But doubts remain whether this is the right approach. “We would say that it seems they want to have an EU blanket, one size fits everything, but the forests really depend on where you are. It’s very much a local economy,” said Elvnert. Regional logistics, traditions, legislation and support dictate how forests are managed.
Eeva Primmer, research director at SYKE, the Finnish Environment Institute, says that while standardising practices and approaches across the EU is impossible, joint principles under the strategy can facilitate exchange. “Globally, the EU is the forerunner of thinking of sustainability in a holistic way. It brings holistic issues to the fore and it does this also through research,” she told Science|Business.
Primmer says the strategy is “wonderful” in the way it balances forest resilience with wood production. But in the end, it is a compromise between biodiversity and wood production. “It covers the broad range of sustainability issues well, but it is very complicated and doesn’t have terribly clear policy messages. This is because the negotiation leading to the strategy has been super difficult. As a strategy, it’s complicated and too fragmented,” said Primmer.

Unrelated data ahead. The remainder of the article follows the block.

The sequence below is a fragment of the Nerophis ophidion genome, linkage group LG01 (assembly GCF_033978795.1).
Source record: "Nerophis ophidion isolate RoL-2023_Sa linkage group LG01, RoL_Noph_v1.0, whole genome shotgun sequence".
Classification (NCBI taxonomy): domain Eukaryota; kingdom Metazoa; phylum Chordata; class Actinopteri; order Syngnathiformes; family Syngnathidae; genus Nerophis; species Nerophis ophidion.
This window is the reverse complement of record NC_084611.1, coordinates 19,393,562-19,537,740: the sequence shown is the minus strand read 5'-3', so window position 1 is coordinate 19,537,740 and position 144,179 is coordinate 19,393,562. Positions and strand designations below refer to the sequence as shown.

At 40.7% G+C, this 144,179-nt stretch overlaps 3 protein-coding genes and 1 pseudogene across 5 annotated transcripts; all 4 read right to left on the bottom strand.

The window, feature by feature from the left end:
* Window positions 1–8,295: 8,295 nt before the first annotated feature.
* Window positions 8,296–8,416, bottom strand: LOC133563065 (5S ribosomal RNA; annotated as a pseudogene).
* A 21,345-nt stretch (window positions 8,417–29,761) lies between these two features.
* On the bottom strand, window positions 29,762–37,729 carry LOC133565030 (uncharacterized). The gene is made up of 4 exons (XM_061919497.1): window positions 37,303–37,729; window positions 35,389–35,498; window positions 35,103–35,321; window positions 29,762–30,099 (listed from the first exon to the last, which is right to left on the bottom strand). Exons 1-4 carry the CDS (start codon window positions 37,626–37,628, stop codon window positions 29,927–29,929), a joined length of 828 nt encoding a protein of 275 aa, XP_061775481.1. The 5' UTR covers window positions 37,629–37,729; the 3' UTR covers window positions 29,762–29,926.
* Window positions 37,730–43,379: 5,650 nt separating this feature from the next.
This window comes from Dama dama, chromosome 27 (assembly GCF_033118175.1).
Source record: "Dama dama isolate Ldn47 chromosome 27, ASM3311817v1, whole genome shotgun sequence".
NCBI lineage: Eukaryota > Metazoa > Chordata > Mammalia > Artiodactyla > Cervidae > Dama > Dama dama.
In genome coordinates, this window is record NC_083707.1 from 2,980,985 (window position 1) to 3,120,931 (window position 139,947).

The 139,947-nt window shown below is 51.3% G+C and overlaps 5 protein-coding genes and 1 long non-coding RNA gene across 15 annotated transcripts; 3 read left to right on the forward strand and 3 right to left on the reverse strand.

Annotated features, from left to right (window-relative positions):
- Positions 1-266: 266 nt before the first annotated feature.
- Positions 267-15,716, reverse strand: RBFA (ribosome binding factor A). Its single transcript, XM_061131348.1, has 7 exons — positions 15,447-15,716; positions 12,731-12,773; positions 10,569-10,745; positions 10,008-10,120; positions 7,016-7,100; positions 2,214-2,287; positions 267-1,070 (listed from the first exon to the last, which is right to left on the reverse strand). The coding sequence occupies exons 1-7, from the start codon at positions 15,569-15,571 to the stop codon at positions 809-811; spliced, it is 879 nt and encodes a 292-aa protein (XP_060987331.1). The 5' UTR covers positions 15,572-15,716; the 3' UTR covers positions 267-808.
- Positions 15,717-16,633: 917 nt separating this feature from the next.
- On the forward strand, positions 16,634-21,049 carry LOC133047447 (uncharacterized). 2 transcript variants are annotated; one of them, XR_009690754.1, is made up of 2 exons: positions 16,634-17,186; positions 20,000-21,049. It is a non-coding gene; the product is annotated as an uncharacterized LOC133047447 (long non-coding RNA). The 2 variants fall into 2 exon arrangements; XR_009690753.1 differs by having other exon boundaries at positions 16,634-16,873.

On the ground, links between science and policy are generally well developed, and in regions, professionals often shift from research to administration. In the end, “it’s a matter of extending this to more complex issues,” Primmer said.
One example is wildfires. Today, helicopters are sent out to put them out. But Lindner says this is a useless and expensive practice, and instead more money should be invested in prevention.
“We have to invest in more pro-active ways of managing our forests to better cope with disturbances by preventing future risks,” said Lindner. There should also be measures to help firefighters position themselves better in a forest in the case of a fire.
EFI’s latest project RESONATE is looking for ways to make forests more resilient, but Lindner says more has to be done. “This is somewhere where research needs to move ahead. This can then complement the local support,” he told Science|Business.